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Madison later cleared up her confusion, saying that Haas did indeed work for the company and, yes, his credentials were misstated. But she wasn't too concerned; she asked how instructors' credentials were "relevant to the product."
"I think that it's a mistake and we're tracking it down. The thing is, we have a business to run," she said.
Since the Wizetrade infomercials and Thompson's book proudly claim Thompson built and managed a Dallas trading firm before founding GlobalTec, the Press asked for the name of the enigmatic firm. We may as well have been asking the location of the Ark of the Covenant.
"Let me see if I can hunt down George's big bio, because I don't have one that that's deep," she said. She got back to the Press about week later and said that his firm was called Wave on Wall Street, although she was unsure whether it was an actual firm or a piece of software. (A few weeks later, Madison told us that it was a piece of software.)
In GlobalTec's application with the Dallas Better Business Bureau, Thompson identified himself as the president of All Tech Investment Group. A month after the Press asked for the name of Thompson's previous firm, Madison confirmed that it was indeed All Tech, the Houston branch of a nationwide day-trading firm (see "Gaps in Coverage").
In an e-mail, Madison stated that Thompson "was a founding investor in the firm and was never engaged in the brokerage side of the business." She did not clarify in which "side of the business" he engaged.
She also could not tell us how much money Thompson -- or Blake Morrow -- made using GlobalTec software.
"You cannot possibly expect us to answer this personal question," she wrote. "We respect Mr. Thompson's right to privacy." Apparently, that right to privacy does not preclude infomercials showing Thompson flaunting his Ferrari and speedboat.
Madison quickly tired of questions about GlobalTec's own claims and at one point told us, "I'll answer questions that I can answer today and then you guys go run around and conjure up what you want."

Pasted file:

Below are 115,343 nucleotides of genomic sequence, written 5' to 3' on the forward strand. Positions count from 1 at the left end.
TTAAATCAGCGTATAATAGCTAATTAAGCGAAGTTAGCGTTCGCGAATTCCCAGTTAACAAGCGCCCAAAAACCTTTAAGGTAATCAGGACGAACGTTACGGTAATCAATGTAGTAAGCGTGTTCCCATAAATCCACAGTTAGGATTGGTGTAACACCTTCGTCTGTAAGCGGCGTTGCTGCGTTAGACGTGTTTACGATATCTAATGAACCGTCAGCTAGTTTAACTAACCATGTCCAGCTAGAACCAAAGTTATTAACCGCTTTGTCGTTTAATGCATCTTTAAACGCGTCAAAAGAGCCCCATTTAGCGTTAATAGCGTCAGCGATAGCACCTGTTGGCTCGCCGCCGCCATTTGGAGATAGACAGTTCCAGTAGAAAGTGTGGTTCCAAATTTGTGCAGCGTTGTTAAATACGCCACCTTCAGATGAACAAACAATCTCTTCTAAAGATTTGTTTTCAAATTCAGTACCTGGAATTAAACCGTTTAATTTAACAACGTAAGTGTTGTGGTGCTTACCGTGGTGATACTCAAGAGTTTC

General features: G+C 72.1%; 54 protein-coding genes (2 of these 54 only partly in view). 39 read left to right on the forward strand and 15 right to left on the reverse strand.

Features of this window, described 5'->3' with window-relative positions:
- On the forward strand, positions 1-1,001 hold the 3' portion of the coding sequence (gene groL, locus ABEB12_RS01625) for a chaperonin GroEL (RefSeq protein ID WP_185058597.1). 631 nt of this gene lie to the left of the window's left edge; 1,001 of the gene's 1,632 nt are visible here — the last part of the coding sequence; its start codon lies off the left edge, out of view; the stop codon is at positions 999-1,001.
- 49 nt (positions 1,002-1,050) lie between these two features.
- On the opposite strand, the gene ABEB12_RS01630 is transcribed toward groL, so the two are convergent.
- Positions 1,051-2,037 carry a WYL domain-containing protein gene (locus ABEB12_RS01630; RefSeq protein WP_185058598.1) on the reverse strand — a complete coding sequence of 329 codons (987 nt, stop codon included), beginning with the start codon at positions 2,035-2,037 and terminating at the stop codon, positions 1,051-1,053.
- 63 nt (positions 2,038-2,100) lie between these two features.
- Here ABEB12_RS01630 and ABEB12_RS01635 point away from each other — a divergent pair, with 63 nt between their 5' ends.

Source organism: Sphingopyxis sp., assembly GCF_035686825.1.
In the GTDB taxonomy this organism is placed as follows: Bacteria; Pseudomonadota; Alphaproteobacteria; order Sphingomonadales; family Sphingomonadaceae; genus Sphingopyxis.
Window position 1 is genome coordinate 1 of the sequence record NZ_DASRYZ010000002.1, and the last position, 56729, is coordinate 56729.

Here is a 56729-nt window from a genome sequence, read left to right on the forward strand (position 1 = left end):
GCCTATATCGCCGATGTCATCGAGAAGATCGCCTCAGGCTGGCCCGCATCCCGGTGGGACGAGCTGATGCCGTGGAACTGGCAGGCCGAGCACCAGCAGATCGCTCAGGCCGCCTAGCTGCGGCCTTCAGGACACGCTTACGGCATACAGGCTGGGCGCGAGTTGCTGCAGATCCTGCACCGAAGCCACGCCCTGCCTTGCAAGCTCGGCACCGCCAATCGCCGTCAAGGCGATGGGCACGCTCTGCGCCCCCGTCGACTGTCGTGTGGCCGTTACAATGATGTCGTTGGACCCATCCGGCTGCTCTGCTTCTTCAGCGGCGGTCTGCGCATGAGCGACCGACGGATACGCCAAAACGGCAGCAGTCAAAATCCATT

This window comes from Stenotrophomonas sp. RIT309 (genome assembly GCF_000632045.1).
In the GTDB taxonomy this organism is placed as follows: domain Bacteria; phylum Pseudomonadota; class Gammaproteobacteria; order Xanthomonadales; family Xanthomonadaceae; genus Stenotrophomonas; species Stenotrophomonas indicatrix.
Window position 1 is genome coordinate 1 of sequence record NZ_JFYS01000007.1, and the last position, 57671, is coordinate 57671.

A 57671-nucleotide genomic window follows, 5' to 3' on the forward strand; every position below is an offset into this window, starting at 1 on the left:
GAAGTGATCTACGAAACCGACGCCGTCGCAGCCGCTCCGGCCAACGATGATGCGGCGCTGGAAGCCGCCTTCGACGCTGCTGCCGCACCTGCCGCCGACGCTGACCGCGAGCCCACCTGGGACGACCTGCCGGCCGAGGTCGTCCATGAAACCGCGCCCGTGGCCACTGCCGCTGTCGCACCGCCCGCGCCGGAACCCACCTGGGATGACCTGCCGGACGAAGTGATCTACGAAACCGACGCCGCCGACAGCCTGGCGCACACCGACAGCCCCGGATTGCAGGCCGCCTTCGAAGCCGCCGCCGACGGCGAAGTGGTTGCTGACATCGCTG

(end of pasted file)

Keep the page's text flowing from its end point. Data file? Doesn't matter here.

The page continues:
Shortly after contacting Madison, the Press received a baffling warning from Dynetech's in-house counsel, Stephen Rosin, demanding, among other things, to read our story prior to publication.
Since Madison couldn't answer our questions -- or put us in touch with any happy and successful GlobalTec customers -- the Press tried reaching the instructors and happy customers directly. None of the instructors returned our calls, and the closest we got to the people featured in the testimonials was a woman in Carmel, California, named Amber Archangel. In her testimonial, Archangel says, "Without Wizetrade, I wouldn't have a clue how to make a profitable trade."
Archangel did not want to say how much money she made off Wizetrade. In fact, she didn't want to say anything at all, explaining that she wanted to check with GlobalTec before commenting. We never heard back.
These calls prompted another warning from Dynetech/GlobalTec, this time from an outside firm.
The final warning, from Rosin, came in early January. Rosin accused the Press of "spreading information about a nonexistent lawsuit involving Mr. George Thompson." However, both Dynetech and GlobalTec (the company Thompson created) are defendants in a Colorado suit.
"It has become clear to our client that you are intent, not on researching and writing an unbiased and objective story based on the facts, but rather on mischaracterizing, misrepresenting and misattributing the facts for the purpose of writing a biased and unrepresentative story," Rosin wrote.
"These guys remind me of carnival barkers in the midway," financial columnist Malcolm Berko says from his Boca Raton home.
"It's just as easy to sucker someone in a seminar. These guys have no more conscience than a fox in a poultry farm."
Berko has been in the securities business since 1957. Through his syndicated column, "Taking Stock," Berko has fielded questions about GlobalTec products. He says that Wizetrade "has stuff in it that makes sense" but adds this:
"However, in order to profit from it, the person that has the program must be extraordinarily perceptive, must have a laserlike focus, and must have a great understanding of what he or she is doing. Because none of these programs are going to make you money unless you are exceptional at what you do."
He describes GlobalTec's pitchmen as robber-barons preying on people's naïveté.
"There's only one way to make money in the stock market," he says. "[Y]ou just buy good stocks, you hold on to them for a long time, and when they go up, you sell them. It's as simple as that. I know that's an oversimplification, but there are so many good stocks around."
So what's a good stock?
We asked Paul Larson of Morningstar, an investment research and analysis firm. Larson edits the company's StockInvestor site and is the author of a series of stock investment books.
"We look for companies that have sustainable competitive advantages and then we try to buy those when they get cheap or when they trade at discount to their fair value," he says from his office in Chicago. "And there's a lot of work that goes into that. I'm not sure if I have a whole lot of confidence in black-box investing."